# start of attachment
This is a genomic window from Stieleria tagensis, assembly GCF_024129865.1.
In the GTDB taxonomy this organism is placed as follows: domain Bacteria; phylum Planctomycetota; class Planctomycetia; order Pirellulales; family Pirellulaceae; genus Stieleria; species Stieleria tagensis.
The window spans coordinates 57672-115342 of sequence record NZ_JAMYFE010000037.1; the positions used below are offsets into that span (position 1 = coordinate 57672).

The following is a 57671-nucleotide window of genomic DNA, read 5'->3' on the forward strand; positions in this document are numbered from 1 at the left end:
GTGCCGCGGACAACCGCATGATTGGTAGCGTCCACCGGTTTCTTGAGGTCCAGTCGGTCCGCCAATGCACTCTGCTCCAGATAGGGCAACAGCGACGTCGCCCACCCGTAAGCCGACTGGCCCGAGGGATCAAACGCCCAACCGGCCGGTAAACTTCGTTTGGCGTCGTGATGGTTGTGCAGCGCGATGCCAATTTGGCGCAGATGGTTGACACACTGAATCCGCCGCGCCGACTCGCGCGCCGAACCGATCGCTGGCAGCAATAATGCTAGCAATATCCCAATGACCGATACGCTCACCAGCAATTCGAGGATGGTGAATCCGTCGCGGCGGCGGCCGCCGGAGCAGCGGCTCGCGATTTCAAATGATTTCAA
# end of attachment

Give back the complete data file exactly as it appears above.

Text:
This is a genomic window from Stieleria tagensis, assembly GCF_024129865.1.
In the GTDB taxonomy this organism is placed as follows: domain Bacteria; phylum Planctomycetota; class Planctomycetia; order Pirellulales; family Pirellulaceae; genus Stieleria; species Stieleria tagensis.
The window spans coordinates 57672-115342 of sequence record NZ_JAMYFE010000037.1; the positions used below are offsets into that span (position 1 = coordinate 57672).

The following is a 57671-nucleotide window of genomic DNA, read 5'->3' on the forward strand; positions in this document are numbered from 1 at the left end:
GTGCCGCGGACAACCGCATGATTGGTAGCGTCCACCGGTTTCTTGAGGTCCAGTCGGTCCGCCAATGCACTCTGCTCCAGATAGGGCAACAGCGACGTCGCCCACCCGTAAGCCGACTGGCCCGAGGGATCAAACGCCCAACCGGCCGGTAAACTTCGTTTGGCGTCGTGATGGTTGTGCAGCGCGATGCCAATTTGGCGCAGATGGTTGACACACTGAATCCGCCGCGCCGACTCGCGCGCCGAACCGATCGCTGGCAGCAATAATGCTAGCAATATCCCAATGACCGATACGCTCACCAGCAATTCGAGGATGGTGAATCCGTCGCGGCGGCGGCCGCCGGAGCAGCGGCTCGCGATTTCAAATGATTTCAA